Women’s track takes 8th at home

Warhawks fail to win events, but take positives from individual performances


Dane Sheehan

Syndey Rossow raced in three events, including the 60m Hurdles. She took 14th place with a time of 9.59, missing out on finals by 0.43 sec.

Ethan Maurice, Sports Editor

The UW-Whitewater Women’s Track and Field team played host to the Warhawk Classic Invitational this past Saturday, Feb. 3. The event represented a step up in competition from last week’s Karl Schlender Invitational, against nationally ranked teams such as No. 5 University of Chicago and No. 9 UW-La Crosse. While the Warhawks didn’t win any events, there were standout performances and things to be built on. 

“Team score we really don’t get caught in,” said head coach Mike Johnson after the early season meet. “Unless you put everybody in their main events, which we didn’t. That’s where it can be deceptive.”

The team is trying various athletes in different roles to try and get a beat of where the Warhawks can pick up team points, which are awarded to the top eight marks in any given event. Johnson also has some girls running in events that aren’t necessarily their top event. Add the fact that some have multiple events, such as Sydney Rossow, and there’s room to improve. 

This setup isn’t conducive to team scoring, but helps the coach and his staff get a better feel for the role each athlete plays on the team.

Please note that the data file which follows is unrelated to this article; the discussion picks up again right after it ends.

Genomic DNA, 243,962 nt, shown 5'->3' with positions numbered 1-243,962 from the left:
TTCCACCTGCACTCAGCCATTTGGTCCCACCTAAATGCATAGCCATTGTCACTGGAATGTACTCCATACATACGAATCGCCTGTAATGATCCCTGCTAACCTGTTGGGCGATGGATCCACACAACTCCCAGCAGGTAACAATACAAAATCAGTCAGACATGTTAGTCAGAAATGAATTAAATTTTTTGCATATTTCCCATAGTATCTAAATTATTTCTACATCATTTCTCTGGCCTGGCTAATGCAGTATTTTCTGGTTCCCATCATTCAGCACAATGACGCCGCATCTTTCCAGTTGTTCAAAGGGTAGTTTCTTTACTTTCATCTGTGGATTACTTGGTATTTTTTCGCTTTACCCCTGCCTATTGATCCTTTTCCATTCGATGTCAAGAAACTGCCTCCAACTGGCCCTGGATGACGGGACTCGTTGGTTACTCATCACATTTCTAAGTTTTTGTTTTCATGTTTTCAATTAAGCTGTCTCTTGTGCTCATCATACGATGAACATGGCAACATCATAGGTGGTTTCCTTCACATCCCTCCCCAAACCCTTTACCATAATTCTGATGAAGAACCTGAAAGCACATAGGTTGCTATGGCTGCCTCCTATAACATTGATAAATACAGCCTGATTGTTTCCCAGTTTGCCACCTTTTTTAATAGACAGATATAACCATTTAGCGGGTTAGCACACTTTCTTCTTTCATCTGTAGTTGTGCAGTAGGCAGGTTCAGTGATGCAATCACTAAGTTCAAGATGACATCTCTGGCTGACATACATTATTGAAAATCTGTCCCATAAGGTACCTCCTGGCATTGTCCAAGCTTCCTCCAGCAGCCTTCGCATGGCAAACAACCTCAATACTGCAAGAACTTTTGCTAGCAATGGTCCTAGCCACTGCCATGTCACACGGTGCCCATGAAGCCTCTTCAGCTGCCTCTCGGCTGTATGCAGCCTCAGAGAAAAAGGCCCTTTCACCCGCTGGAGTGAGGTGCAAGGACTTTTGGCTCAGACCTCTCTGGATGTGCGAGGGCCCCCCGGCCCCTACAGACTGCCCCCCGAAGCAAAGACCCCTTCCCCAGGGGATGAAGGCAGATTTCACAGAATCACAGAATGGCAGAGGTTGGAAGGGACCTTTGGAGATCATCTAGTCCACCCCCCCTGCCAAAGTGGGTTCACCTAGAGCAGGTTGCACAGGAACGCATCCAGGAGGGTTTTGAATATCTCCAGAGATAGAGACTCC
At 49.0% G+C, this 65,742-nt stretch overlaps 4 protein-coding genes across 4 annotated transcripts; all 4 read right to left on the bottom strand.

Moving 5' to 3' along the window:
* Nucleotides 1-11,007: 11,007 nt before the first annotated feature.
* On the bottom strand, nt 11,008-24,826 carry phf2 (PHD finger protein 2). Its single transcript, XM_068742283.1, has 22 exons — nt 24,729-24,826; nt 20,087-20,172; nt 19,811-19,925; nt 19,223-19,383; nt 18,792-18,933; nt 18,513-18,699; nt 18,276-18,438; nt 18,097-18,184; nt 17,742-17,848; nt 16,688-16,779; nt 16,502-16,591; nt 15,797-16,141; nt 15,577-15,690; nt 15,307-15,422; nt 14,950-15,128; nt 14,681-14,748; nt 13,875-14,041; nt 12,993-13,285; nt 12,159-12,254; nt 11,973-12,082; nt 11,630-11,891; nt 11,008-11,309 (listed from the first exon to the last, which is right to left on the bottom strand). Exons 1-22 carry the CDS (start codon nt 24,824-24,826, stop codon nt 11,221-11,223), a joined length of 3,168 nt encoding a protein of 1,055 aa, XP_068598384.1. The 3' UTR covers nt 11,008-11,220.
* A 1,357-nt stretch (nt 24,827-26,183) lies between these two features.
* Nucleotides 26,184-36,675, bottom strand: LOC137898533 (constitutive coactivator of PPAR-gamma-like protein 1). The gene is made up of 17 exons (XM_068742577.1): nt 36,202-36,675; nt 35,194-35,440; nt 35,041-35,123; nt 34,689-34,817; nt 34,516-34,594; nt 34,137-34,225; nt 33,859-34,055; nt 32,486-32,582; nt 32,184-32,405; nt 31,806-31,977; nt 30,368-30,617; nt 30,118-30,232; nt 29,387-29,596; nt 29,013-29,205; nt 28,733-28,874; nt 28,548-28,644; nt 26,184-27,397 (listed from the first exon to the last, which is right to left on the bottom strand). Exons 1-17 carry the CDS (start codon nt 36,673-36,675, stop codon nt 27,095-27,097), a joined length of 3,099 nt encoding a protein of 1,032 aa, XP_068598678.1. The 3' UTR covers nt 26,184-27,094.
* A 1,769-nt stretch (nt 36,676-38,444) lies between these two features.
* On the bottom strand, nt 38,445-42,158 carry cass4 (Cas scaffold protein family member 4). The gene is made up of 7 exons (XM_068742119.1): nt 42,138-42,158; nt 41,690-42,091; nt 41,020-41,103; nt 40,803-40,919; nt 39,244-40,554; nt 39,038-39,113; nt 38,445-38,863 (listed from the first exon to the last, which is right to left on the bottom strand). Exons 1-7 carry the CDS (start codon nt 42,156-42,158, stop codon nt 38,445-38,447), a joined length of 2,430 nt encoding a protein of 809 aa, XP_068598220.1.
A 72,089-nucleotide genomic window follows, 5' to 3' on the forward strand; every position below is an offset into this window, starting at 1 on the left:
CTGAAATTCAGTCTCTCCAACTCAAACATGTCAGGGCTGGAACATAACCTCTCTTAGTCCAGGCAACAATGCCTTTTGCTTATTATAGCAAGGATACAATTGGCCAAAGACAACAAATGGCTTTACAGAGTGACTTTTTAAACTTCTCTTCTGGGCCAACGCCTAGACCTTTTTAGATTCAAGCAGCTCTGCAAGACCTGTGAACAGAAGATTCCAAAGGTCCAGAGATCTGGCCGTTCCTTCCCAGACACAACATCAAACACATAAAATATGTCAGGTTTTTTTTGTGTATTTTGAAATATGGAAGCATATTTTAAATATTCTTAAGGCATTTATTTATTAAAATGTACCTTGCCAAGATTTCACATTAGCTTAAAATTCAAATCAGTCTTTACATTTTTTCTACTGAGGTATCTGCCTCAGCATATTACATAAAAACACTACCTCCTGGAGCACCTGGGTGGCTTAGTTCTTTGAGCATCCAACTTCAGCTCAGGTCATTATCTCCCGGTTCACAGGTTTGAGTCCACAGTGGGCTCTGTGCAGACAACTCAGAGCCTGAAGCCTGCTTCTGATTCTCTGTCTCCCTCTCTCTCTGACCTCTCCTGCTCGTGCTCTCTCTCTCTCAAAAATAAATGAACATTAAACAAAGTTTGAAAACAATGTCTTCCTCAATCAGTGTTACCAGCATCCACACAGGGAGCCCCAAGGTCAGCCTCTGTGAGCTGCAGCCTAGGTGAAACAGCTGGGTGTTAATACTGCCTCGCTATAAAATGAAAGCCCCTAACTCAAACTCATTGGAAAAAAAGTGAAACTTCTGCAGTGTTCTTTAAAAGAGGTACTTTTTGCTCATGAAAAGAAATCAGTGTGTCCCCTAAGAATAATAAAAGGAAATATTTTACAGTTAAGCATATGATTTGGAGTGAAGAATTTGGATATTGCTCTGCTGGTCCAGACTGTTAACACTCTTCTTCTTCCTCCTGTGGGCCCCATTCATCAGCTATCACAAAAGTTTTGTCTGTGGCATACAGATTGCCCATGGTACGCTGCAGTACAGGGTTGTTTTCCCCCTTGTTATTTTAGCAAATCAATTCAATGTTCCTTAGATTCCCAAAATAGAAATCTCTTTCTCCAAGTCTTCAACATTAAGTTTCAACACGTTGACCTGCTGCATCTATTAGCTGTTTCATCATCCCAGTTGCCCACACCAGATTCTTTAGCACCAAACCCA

“We look at more where are they progressing in their events,” said Johnson. 

Rossow, a sophomore from West Bend, competed in her favored 60-meter hurdles, as well as 4×400 relay and triple jump. She recorded a 9.59, which was not good enough to make the final. 

“Hurdles is definitely my best event, today was just an off day for me. I think I just choked under the pressure a little bit,” she said of her disappointing performance. 

Her poor form continued in triple jump, where she posted a 10.52m, well below her expected mark. This could be due to bad luck, but the fact that it’s early in the season also makes a huge impact. 

“Last week was our first week back from break,” she said after the meet. “Everything’s just kind of catching up with us right now.”

The bad results weren’t able to keep Rossow down, and when she left the triple jump to participate in the 4×400 meter relay, there was a change in her demeanor. 

“Sydney is our best triple jumper, and she jumped but we pulled her from the finals, because it was going to be so close to the 4×400. That’s another example like with the team score: We don’t get any points because she didn’t score,” said Johnson. 

The 4×400 relay team that Whitewater put out faced an up-hill battle. All four of the participants had raced in a previous event. 

“All of those girls already had an event under their belt,” said Johnson, who specializes in coaching the long sprinters. “They weren’t fresh at all. It’s exciting to see what they can do not being fresh after those kinds of efforts,” he said.

After falling behind during the first leg of the race, run by Alissa Korslin, the baton was passed to Rossow as she pelted off. She closed the gap on her first lap, and finally caught up to the Monmouth runner on her second lap, slowly pulling even and finally passing her. This drew a huge cheer from her teammates who had surrounded the track to offer encouragement.  

“That definitely gave me an extra adrenaline boost, ‘cause that was my second lap around. It makes you feel good, makes you feel like you’re doing something right, going faster and picking up pace,” said Rossow. 

Going faster and picking up the pace is a must for the Warhawks. The season starts to heat up, and the team will look to be in top shape when they return on Feb. 15 for the Midwest Elite.